Management analysts, also known as management consultants, make recommendations on organizational efficiency and behavior. Organizations rely on management analysts to identify and correct organizational issues related to management structure and operations. A management analyst may recommend departmental reorganization or process and systems changes. Management analysts need strong skills in data analysis and to be able to translate findings into actionable strategies. As such, degrees in experimental, quantitative, industrial-organizational, or cognitive psychology are especially useful for this role. A bachelor’s is the typical entry-level education for this career, although some employers may prefer candidates who have a master’s degree that includes coursework in business and psychology. According to Projections Central, management analysts will see faster-than-average job growth of 14% between 2020 and 2030, with the average salary for this occupation reported at $104,660 per year as of May 2022.2,16

Market Research Analyst

Market research analysts, also known as marketing specialists, frequently work in consumer psychology studying why consumers make the choices they do and what organizations can do to influence those choices. Market research analysts analyze how different types of packaging, marketing slogans, or messages impact consumer behavior. They also use data to determine what types of messaging an organization should use to effectively achieve its goals, such as by designing research studies to provide answers to market questions. Employers may be corporations, businesses, non-profit organizations, political parties, or other entities interested in better understanding their audiences or consumers. Market research analysts and marketing specialists typically need at least a bachelor’s in business, communications, or psychology. Successful market research analysts communicate effectively, are skilled in qualitative and quantitative data analysis, can work with diverse groups of people, and can easily translate their findings into actionable insights. They earned an average annual salary of $78,880 as of May 2022 and can expect a job growth rate of 22% through 2030, which is much faster than the average for all occupations.18,2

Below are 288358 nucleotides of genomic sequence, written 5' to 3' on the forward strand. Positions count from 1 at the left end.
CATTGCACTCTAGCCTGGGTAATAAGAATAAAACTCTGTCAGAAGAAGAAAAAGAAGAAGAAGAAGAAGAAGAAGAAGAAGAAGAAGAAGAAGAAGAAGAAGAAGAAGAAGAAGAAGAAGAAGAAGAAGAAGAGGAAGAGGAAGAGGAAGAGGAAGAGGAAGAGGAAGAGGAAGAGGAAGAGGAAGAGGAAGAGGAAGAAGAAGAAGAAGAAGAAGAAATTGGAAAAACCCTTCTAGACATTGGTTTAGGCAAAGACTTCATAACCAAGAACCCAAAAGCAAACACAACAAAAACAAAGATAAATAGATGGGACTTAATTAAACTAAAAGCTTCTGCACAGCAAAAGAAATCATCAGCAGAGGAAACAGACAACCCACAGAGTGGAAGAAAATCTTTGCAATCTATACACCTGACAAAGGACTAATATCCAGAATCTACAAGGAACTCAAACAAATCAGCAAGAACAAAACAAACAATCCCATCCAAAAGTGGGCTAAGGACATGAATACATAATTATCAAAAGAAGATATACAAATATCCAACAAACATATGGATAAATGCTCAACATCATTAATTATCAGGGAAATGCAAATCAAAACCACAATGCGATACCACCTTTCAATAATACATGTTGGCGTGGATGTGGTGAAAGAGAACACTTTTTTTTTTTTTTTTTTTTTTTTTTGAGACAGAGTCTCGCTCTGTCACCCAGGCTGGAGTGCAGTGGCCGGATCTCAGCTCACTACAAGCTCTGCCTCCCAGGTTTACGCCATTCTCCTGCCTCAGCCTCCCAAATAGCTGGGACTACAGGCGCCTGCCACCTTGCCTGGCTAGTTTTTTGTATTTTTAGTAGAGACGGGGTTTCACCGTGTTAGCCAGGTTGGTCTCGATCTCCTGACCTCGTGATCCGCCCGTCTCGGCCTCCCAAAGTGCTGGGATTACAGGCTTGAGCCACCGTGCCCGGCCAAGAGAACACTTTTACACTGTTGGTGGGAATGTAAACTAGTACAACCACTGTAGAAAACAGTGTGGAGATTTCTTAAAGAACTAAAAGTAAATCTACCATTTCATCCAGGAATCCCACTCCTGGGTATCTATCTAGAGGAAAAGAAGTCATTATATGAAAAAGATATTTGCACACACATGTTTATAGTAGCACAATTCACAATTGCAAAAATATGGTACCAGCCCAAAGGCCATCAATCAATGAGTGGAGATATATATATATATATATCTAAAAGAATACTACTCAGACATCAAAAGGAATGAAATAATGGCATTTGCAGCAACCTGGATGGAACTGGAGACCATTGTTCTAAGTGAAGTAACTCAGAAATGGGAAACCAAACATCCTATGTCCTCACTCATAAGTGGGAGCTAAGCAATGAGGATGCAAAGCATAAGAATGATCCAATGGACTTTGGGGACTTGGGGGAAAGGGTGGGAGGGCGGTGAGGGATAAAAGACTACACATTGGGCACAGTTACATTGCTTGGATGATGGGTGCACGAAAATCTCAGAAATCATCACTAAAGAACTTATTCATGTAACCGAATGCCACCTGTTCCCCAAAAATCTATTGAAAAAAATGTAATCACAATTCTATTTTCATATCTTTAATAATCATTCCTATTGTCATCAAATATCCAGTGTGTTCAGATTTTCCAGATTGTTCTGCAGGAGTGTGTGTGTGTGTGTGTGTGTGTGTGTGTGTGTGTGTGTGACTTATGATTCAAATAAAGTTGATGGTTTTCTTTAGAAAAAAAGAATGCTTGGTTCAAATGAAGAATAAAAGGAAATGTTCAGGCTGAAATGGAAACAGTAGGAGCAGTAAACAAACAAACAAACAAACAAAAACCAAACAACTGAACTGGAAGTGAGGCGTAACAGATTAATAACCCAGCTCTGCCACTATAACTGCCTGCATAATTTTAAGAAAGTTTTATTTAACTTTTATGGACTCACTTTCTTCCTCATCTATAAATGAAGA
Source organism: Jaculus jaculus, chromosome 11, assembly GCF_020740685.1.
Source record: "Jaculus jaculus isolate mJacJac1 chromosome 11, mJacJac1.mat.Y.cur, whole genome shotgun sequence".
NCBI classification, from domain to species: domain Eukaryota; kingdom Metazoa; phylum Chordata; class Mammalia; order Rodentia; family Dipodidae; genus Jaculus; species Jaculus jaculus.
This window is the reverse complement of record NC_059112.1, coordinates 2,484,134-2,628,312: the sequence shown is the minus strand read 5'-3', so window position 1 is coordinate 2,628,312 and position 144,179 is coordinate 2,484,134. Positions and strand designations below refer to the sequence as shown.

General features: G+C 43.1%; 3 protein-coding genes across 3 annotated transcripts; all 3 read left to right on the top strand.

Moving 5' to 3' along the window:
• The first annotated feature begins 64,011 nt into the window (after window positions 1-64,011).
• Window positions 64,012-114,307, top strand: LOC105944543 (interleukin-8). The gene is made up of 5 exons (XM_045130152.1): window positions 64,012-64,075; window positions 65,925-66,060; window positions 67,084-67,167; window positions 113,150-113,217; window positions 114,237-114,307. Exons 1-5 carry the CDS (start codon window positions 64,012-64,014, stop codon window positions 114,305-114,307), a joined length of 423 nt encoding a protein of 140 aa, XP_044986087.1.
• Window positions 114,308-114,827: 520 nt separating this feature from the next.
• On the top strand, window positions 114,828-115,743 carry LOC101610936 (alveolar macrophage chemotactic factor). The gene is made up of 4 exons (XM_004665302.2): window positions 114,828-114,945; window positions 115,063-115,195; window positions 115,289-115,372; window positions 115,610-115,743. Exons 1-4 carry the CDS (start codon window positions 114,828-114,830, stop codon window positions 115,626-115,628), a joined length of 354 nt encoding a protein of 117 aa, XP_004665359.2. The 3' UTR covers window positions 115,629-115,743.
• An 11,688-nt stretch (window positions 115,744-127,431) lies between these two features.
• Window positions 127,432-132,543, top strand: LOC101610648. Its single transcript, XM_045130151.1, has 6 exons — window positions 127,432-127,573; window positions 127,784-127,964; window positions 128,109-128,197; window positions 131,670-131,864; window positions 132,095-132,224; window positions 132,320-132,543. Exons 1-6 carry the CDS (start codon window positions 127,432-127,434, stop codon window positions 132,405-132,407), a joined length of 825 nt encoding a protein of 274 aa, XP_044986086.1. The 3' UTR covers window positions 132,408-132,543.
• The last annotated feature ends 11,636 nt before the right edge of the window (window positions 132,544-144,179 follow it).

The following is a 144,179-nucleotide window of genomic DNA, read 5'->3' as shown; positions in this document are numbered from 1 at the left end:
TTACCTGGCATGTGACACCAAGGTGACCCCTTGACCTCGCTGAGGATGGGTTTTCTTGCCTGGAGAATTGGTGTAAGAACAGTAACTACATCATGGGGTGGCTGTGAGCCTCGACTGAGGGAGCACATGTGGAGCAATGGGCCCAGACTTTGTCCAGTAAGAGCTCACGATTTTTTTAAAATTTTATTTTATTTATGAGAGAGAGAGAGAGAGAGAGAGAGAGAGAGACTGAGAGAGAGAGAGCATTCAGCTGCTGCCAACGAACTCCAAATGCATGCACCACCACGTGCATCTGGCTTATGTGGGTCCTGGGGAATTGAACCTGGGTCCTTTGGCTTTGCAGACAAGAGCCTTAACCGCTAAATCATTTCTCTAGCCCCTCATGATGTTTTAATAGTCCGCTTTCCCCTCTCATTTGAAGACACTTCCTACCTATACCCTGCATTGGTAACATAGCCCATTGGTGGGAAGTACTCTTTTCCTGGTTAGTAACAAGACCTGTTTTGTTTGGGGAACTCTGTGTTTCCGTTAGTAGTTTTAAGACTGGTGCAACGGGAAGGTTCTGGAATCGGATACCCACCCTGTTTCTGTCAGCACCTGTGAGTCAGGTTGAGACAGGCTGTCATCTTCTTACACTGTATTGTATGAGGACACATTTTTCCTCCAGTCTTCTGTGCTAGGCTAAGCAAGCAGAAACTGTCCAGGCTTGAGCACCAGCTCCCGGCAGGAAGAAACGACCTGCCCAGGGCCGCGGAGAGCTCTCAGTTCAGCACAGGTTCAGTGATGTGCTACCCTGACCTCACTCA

Public Relations Specialists and Managers

Public relations (PR) specialists assist organizations in understanding consumer behavior, promote brand recognition, and work to increase audience engagement. Their primary focus is creating and maintaining a positive public image for their clients. This includes writing and publishing press releases, arranging media appearances, responding to media inquiries, and coaching clients on public communication tactics. PR specialists frequently have a bachelor’s degree in communication or a social science like psychology or business. Employment for PR specialists is projected to grow by 11% between 2020 and 2030.2 These professionals earned an average annual salary of $78,540 as of May 2022.28 Advancement to the role of public relations manager is common for PR specialists. PR managers take on additional responsibilities for managing other contributors and directing PR campaigns. As of 2022, the average annual salary for PR managers was $150,030 per year, and this occupation was expected to see job growth of 12.7% through 2030.26,2

Sales Manager

A sales manager is responsible for hiring, training, and guiding a team of sales representatives to meet sales goals. Typically, a sales manager does little direct sales work because their primary objective is ensuring the sales team is reaching its potential. Most sales managers have a bachelor’s degree in business, management, economics, accounting, or finance, but a bachelor’s in psychology is also helpful. With a background in psychology, sales managers can better understand workplace behavior and apply psychological knowledge to management principles and activities. Additionally, an understanding of psychological research and analysis can help sales managers analyze data and make better decisions. According to Projections Central, job growth for sales managers is projected to increase by 7% between 2020 and 2030.2 As of May 2022, sales managers earned an average annual salary of $150,530.30